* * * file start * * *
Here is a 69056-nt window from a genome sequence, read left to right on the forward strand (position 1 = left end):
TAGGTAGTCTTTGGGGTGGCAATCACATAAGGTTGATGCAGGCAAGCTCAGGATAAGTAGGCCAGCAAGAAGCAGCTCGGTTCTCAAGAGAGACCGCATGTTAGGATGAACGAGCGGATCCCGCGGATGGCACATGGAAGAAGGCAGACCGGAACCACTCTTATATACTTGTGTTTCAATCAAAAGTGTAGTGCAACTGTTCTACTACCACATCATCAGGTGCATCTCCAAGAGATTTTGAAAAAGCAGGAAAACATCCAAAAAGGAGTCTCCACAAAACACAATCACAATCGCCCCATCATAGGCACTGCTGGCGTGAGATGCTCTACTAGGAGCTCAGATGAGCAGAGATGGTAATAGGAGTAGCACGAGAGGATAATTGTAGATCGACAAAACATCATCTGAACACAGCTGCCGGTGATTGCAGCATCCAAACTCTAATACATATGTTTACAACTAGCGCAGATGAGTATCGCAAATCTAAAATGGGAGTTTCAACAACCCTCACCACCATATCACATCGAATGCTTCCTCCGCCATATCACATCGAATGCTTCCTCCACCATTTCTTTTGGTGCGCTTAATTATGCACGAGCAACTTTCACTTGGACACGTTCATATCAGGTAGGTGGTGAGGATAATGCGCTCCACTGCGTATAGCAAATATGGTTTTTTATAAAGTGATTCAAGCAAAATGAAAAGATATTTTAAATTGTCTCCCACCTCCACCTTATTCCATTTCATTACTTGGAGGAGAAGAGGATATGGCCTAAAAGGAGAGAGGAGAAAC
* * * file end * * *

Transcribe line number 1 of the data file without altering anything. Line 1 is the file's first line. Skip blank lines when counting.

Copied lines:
Here is a 69056-nt window from a genome sequence, read left to right on the forward strand (position 1 = left end):